Dubai: Dubai Duty Free (DDF) have extended their sponsorship of golf’s Irish Open for a further two years until 2020 with the option to extend by another two years, it was announced on Monday.
The DDF, who have supported the tournament since 2015, also announced that the Rory McIlroy Foundation would stop hosting the event from next year, but for next month’s edition, from July 5-8 at Ballyliffin in Donegal, McIlroy would still be involved, after which hosting would be shared among other Irish star players on rotation.
“Rory was a huge help for the tournament,” said DDF executive vice-chairman and chief executive officer, Colm McLoughlin. “But he was doing swaps with a lot of big players to come and participate and he in turn went and played in their tournaments and it was an enormous strain on him.
“He wanted to concentrate on his real work which is playing golf and he couldn’t be expected to continue doing that. He himself decided to concentrate more on his golfing career and in discussion with the European Tour an alternative was found.”
McLoughlin, whose company have also supported June 29 to July 1’s Irish Derby horse racing festival since 2008, said their backing of both events continued to make sense.
“Whether we continue with these events or not depends on the media value to Dubai and in the case of racing it brings US$40 million in value, while the golf brings US$160 million.
“When we started with the golf it had a prize fund of US$2.5 million and today it is US$7 million. One of our conditions was that it became one of the premier events on the European Tour and we are sure that involvement was the reason it was selected to become part of the Rolex Series.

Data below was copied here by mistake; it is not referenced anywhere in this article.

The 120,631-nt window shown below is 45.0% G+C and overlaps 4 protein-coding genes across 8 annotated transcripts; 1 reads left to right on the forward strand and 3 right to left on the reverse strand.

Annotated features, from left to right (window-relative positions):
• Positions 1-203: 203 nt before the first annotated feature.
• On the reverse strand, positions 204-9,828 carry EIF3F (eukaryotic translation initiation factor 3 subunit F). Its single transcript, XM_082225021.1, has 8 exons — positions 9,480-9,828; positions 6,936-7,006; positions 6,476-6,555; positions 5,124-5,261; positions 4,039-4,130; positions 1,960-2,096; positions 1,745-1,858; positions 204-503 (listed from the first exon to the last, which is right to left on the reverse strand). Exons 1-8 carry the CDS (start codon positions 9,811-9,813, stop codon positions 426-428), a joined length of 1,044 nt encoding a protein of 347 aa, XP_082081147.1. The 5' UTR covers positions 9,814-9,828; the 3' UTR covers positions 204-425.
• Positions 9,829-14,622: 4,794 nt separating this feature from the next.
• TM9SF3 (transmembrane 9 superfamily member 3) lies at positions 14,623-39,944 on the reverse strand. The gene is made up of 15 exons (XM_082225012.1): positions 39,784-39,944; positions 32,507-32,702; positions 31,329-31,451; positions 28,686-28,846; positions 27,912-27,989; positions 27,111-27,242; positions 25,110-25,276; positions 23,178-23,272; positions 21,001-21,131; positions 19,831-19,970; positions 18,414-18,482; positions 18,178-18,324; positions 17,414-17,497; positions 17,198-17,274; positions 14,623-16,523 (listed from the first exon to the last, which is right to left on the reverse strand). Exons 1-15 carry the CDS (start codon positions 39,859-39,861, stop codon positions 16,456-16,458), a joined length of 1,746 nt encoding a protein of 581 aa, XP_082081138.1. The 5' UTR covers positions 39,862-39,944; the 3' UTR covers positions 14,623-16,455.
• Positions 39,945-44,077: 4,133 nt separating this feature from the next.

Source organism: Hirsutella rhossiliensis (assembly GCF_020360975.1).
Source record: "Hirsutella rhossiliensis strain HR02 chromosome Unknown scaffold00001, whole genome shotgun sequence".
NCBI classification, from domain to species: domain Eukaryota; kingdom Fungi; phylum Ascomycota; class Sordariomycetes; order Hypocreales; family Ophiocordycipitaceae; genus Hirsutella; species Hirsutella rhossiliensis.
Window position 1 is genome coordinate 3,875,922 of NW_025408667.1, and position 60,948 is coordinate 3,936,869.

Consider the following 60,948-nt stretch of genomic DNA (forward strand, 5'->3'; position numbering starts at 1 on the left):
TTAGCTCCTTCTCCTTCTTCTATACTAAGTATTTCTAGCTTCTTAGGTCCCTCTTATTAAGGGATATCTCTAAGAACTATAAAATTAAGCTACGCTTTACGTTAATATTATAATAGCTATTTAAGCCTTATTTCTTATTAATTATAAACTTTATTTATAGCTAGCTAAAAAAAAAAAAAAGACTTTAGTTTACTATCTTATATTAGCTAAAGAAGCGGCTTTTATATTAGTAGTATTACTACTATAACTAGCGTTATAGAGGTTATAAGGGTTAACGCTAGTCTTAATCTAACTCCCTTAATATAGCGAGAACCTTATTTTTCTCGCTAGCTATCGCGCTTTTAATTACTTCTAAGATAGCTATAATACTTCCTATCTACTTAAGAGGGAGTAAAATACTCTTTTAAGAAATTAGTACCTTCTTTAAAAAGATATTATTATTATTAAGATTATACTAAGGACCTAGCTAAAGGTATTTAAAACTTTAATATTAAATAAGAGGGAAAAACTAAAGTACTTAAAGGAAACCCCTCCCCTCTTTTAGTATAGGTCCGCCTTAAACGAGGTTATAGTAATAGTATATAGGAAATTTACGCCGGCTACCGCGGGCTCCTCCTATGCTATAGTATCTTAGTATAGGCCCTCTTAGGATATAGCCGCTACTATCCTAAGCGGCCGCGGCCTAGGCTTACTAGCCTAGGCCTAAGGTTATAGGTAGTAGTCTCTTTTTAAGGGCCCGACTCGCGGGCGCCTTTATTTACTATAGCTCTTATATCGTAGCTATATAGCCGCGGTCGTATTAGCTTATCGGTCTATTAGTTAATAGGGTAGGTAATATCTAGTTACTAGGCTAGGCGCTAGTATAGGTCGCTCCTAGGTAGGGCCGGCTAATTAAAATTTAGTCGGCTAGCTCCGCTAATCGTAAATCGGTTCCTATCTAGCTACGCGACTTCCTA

“It’s been good for golf in Ireland but one of our responsibilities was to promote Dubai and the media coverage attached to it has grown considerably from US$50 million to US$160 million.
“Of that US$160 million, US$40 million is geared at DDF but the remainder is for Dubai, and this has coincided with the introduction of direct flights to Dublin and the dramatic growth of visitors to Dubai of 15 million last year.”
Nick Tarratt, director of the European Tour’s Dubai Office, said: “Especially important at this year’s Irish Open is the fact it’s a Ryder Cup qualifying event, which means the prize money of US$7 million will make a significant difference for the winner and those doing well.
“Money equates to points and points are enhanced by 50 per cent after the BMW Championship, so if the winner gets US1.16 million at the Irish Open, they can earn 1.7 million in Ryder Cup points with the enhancement.”
The cut off for Ryder Cup qualification is September 2 with the historic duel between the US and Europe taking place in France from September 28-30.